Usually, a few departments have to collaborate around decisions like that. A line of business (perhaps a brand within a larger organization) might collaborate with marketing to determine corporate standards for its brand. And then there might be an operational component for the production of documents, extending the need for collaboration to operations.

For example, you might need to determine what the company standards are around responsive web design. What are the break points? What changes are required from device to device in terms of ordering content, defining what content appears, determining menu changes, supporting touch navigation, etc. Such decisions are important to maintaining consistency. And consistency is important because users need to feel comfortable with your content on any device or in print, and the content needs to be familiar anywhere customers might consume it.

Reusable Objects

CCM automation relies on reusable objects – elements that can be stored and managed as a single asset and used over and over again; in CCM, an individual layout, text block, image, style sheet, business logic, etc. or a compound element such as a letterhead which combines multiple objects that itself may be referred to as a single object and reused.

Reusable objects in CCM are most often text blocks – paragraphs that change with context, as defined by business logic, which is the mechanism by which an end user controls document generation, from retrieval of customer-specific information and replacement of variables to the inclusion or exclusion of content and any channel-specific formatting. Reusable objects can also be graphical elements, like logos, charts and tables, images, etc. You can even create more complex objects by grouping multiple objects together. So, for example, you might have a paragraph and illustration for cold climates and another for warm climates, and you set up the template to insert the climate-appropriate object based on the recipient’s IP address or zip code.

What CCM Needs from a DAM System

The need for this level of granularity in asset management is a response to business requirements. The reality is that businesses have different products depending on different geographies, regulations, brands, and so on. There get to be so many different variables that CCM is almost like algebra, and the solution to each personalized equation is the communication that’s created for a particular customer for a particular purpose at a particular time.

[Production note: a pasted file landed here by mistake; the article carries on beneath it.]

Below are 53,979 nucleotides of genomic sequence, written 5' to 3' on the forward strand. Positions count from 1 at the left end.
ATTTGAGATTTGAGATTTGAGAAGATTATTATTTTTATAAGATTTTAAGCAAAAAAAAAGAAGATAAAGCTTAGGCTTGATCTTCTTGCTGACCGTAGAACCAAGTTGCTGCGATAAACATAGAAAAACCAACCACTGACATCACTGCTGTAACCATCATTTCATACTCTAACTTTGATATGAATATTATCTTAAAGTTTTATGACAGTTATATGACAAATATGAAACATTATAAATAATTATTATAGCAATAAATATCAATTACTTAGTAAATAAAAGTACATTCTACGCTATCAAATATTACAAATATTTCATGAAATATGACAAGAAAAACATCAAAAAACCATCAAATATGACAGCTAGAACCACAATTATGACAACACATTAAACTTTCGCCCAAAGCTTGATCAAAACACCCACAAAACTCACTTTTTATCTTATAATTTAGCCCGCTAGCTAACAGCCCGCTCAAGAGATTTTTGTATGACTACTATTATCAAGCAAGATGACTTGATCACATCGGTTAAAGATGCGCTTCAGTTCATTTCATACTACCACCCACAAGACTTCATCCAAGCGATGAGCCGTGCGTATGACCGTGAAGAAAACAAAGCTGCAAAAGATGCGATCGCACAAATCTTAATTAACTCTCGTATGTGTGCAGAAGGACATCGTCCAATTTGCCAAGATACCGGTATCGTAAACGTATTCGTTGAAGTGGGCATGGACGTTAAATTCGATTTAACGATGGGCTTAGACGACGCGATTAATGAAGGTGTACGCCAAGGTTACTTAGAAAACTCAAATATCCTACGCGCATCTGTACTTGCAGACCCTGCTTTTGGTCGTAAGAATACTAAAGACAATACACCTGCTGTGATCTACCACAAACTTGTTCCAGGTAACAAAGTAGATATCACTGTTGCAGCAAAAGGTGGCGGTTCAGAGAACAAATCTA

Right now, traditional assets can be stored in a DAM, and CCM software can pull those assets in real time to use in building customer communications. Or assets can exist within the CCM system itself. That’s good because the CCM system has easy, unfettered access to the assets and reusable objects it needs, but it’s bad because it means the assets exist in two places, creating version control issues and inconsistencies. CLIENT LETTER® can do it either way; in fact, most of our customers have some combination of push and pull, with some assets being pulled from a DAM and some existing within CLIENT LETTER.

What it comes down to is that you need a system flexible enough to accommodate whatever workflow is best for your organization – ideally, one that supports the ability to share component parts of the communications it manages, including templates and styles. Not only does your CCM system need to be able to pull in attachments and components from the DAM, but it also needs to be open enough to share the components it creates back out to the DAM system so other applications can use them and support business processes outside of CCM.

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About John Zimmerer

John Zimmerer is the senior director of marketing at Topdown, where he leads market research and outreach efforts for the company's customer communications and customer experience products. Most recently, John has been researching and writing about the future direction of the technologies that power customer experience, and is regarded as a thought leader in this area. John has nearly 20 years of software product marketing experience. His areas of expertise include market research, analyst relations, public relations and digital marketing.